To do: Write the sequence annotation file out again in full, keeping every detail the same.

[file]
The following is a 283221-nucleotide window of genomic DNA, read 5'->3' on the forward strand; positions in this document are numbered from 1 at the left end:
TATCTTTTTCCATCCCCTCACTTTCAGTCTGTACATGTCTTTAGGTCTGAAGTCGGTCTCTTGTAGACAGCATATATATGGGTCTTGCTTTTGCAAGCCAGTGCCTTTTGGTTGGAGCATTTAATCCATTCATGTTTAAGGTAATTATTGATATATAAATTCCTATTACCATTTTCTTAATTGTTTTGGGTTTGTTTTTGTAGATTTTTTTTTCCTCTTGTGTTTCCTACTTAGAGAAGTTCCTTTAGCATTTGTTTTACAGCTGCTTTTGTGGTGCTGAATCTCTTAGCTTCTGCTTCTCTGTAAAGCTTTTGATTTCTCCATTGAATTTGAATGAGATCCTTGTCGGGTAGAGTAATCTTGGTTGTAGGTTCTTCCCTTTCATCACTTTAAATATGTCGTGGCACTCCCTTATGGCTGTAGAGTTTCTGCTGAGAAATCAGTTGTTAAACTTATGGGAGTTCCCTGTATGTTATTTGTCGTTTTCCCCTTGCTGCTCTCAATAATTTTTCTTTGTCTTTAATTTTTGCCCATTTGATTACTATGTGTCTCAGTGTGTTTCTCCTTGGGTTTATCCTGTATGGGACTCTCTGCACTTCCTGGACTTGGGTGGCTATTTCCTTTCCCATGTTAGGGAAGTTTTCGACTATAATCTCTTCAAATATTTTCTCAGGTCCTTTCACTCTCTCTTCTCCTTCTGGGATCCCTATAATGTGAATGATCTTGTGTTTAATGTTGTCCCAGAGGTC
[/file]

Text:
The following is a 283221-nucleotide window of genomic DNA, read 5'->3' on the forward strand; positions in this document are numbered from 1 at the left end:
TATCTTTTTCCATCCCCTCACTTTCAGTCTGTACATGTCTTTAGGTCTGAAGTCGGTCTCTTGTAGACAGCATATATATGGGTCTTGCTTTTGCAAGCCAGTGCCTTTTGGTTGGAGCATTTAATCCATTCATGTTTAAGGTAATTATTGATATATAAATTCCTATTACCATTTTCTTAATTGTTTTGGGTTTGTTTTTGTAGATTTTTTTTTCCTCTTGTGTTTCCTACTTAGAGAAGTTCCTTTAGCATTTGTTTTACAGCTGCTTTTGTGGTGCTGAATCTCTTAGCTTCTGCTTCTCTGTAAAGCTTTTGATTTCTCCATTGAATTTGAATGAGATCCTTGTCGGGTAGAGTAATCTTGGTTGTAGGTTCTTCCCTTTCATCACTTTAAATATGTCGTGGCACTCCCTTATGGCTGTAGAGTTTCTGCTGAGAAATCAGTTGTTAAACTTATGGGAGTTCCCTGTATGTTATTTGTCGTTTTCCCCTTGCTGCTCTCAATAATTTTTCTTTGTCTTTAATTTTTGCCCATTTGATTACTATGTGTCTCAGTGTGTTTCTCCTTGGGTTTATCCTGTATGGGACTCTCTGCACTTCCTGGACTTGGGTGGCTATTTCCTTTCCCATGTTAGGGAAGTTTTCGACTATAATCTCTTCAAATATTTTCTCAGGTCCTTTCACTCTCTCTTCTCCTTCTGGGATCCCTATAATGTGAATGATCTTGTGTTTAATGTTGTCCCAGAGGTC